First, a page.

Sometimes our country’s divided political nature and unyielding attachment to political identity feel like the foundation of America’s democratic system. These nasty political traits have always been a part of our democracy, but recently they feel more prevalent than ever.
Given recent events, it’s become clear that these traits are likely more widespread than ever before, and certainly more than they should be.
As a recent college graduate, I worry that my generation will be tasked with the formidable job of pulling together a shattered democracy. As a Utahn, I worry about the actions of everyone in the political world, but especially those of my representative in Congress, Chris Stewart.
I am frustrated with the lack of accountability that I see in our government today. In Congress I watch our elected leaders preach bipartisan compromise and then, without blinking, blindly support their parties’ initiatives, right or wrong, moral or immoral, objective or subjective.
I don’t take issue with the fact that my representative is conservative, religious, or Republican. Roughly 60% of the district is Republican. Gerrymandering aside, it feels fair.
What I do take issue with is the fact that Stewart seems to have done very little in the way of actual compromise or action. I want to know what he is doing (along with all of Utah’s elected officials, including Mayor Erin Mendenhall) to actually address the growing partisan divide in our country and our state?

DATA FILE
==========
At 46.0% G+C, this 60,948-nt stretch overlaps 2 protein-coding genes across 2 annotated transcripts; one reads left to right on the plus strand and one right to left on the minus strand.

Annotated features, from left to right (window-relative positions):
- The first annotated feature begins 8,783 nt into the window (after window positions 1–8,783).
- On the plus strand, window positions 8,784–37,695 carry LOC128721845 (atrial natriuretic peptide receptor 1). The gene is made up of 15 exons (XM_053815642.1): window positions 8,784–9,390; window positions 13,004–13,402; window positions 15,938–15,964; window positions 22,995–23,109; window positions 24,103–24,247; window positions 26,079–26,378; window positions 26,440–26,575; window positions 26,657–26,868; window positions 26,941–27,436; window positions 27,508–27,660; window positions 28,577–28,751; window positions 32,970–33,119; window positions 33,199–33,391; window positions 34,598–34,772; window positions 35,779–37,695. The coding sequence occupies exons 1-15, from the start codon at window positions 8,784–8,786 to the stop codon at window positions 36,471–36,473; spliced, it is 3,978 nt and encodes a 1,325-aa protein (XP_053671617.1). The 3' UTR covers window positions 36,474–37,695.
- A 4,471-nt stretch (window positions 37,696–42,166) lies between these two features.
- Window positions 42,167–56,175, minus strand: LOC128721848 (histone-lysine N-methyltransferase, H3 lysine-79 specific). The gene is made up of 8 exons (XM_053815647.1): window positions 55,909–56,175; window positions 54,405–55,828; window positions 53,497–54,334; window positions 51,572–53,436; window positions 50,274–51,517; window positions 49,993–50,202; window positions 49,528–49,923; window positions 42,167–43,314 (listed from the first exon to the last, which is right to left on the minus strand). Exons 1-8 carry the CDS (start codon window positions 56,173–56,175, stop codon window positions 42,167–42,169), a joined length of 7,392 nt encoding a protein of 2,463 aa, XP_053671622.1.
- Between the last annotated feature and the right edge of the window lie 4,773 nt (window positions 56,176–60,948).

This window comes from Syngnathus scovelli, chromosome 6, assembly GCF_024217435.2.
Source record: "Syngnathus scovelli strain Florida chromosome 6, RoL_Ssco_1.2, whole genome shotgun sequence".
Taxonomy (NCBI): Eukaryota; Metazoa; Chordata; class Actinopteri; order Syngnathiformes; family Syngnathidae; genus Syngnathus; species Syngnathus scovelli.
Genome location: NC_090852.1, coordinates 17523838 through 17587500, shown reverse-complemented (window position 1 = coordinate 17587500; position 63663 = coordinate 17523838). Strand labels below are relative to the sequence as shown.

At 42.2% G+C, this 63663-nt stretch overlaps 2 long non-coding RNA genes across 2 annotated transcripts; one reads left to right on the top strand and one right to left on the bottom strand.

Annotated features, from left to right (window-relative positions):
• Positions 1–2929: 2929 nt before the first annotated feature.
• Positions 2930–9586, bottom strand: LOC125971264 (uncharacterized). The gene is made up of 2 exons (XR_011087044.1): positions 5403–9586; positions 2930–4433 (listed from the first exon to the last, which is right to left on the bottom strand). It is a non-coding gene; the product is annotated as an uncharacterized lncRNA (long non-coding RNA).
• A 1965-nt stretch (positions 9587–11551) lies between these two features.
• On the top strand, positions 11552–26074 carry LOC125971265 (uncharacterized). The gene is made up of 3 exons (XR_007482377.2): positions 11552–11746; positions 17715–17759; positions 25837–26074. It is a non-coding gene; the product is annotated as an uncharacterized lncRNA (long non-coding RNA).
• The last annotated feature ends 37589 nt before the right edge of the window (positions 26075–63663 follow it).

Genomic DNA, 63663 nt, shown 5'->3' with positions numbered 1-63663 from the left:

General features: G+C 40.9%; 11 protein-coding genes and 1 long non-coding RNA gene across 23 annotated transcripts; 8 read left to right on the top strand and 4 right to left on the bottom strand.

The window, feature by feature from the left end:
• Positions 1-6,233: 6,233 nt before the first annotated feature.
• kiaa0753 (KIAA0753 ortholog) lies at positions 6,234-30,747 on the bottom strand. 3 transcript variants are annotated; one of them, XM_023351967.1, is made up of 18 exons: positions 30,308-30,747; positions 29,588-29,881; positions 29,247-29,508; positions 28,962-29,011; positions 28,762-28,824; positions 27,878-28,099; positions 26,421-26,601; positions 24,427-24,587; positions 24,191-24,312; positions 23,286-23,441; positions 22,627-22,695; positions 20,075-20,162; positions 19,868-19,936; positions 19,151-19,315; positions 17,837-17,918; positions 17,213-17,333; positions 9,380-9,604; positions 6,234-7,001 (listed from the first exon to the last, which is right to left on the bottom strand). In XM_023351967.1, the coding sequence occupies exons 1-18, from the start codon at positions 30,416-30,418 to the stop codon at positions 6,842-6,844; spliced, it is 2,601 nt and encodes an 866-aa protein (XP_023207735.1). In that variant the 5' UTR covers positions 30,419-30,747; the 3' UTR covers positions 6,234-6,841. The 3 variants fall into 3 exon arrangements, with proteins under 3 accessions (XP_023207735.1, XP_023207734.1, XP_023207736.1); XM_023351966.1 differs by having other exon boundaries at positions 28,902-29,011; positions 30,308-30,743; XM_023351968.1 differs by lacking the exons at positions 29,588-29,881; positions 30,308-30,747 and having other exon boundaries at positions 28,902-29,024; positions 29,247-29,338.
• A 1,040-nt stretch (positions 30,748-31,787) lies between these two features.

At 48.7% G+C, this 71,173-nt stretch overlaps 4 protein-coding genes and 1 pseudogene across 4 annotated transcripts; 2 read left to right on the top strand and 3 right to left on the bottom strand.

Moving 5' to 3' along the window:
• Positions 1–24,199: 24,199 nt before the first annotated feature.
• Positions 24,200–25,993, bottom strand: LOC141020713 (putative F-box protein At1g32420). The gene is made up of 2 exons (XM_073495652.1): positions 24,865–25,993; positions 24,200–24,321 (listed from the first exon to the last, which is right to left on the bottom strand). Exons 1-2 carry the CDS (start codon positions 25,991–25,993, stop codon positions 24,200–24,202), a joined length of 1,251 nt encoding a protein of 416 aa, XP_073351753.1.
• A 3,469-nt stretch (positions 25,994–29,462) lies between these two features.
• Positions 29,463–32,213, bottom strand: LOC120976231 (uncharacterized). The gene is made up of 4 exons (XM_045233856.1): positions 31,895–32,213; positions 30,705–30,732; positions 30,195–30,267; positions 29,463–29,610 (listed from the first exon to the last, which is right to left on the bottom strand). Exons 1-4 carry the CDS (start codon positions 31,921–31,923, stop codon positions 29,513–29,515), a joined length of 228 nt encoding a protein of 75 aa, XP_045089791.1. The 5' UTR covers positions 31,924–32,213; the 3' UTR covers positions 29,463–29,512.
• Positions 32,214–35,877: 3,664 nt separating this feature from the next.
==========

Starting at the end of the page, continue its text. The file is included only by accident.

I watch Stewart preach the value in political civility and compromise, only to vote along party lines 93% of the time. While this doesn’t outwardly look open minded or bipartisan to me, I am willing to chalk it up to strong convictions (or maybe a lack of them). But hearing his statements about unifying America, and then watching him vote to overturn a democratic presidential election makes it hard for me to believe that our representative really does believe in compromise, civility or bipartisanship.
Stewart, along with all of Congress, knew that multiple federal election security agencies issued a joint statement describing this election as “the most secure in American history.” They knew that this statement affirmed that there was “no evidence that any voting system deleted or lost votes, changed votes, or was in any way compromised”. And they knew that the Trump campaign had filed 60 lawsuits seeking to challenge the results of the November election, losing all but one.
If our representatives have legitimate reason to believe the federal agencies who released this statement were wrong, I would listen with open ears. If they have a reason to believe that the judges who (essentially) unanimously threw out the Trump administrations lawsuits were misguided, I would love to know why.
Strong political beliefs (from either party) don’t bother me, but blind political beliefs do. As a young man and a strong believer in the power of America and American ideals, I want to do everything I can to ensure our country’s success. Our current congressman is a military veteran and current elected official, and I believe he wants those things, too.
To any elected official or constituent who reads this piece, I hope you will consider the point that I’m trying to make. The real silent majority isn’t made up of extremists on either side of the aisle, but is made up of decent people who value civility, integrity, compassion and grit.
I’m not writing this to target any person or any group, but to bring attention to the dangerous divide that is growing in our country and how little I feel our leaders are doing about it.
John Carr, Salt Lake City, is a 2020 graduate of Westminster College, where he studied finance and political science.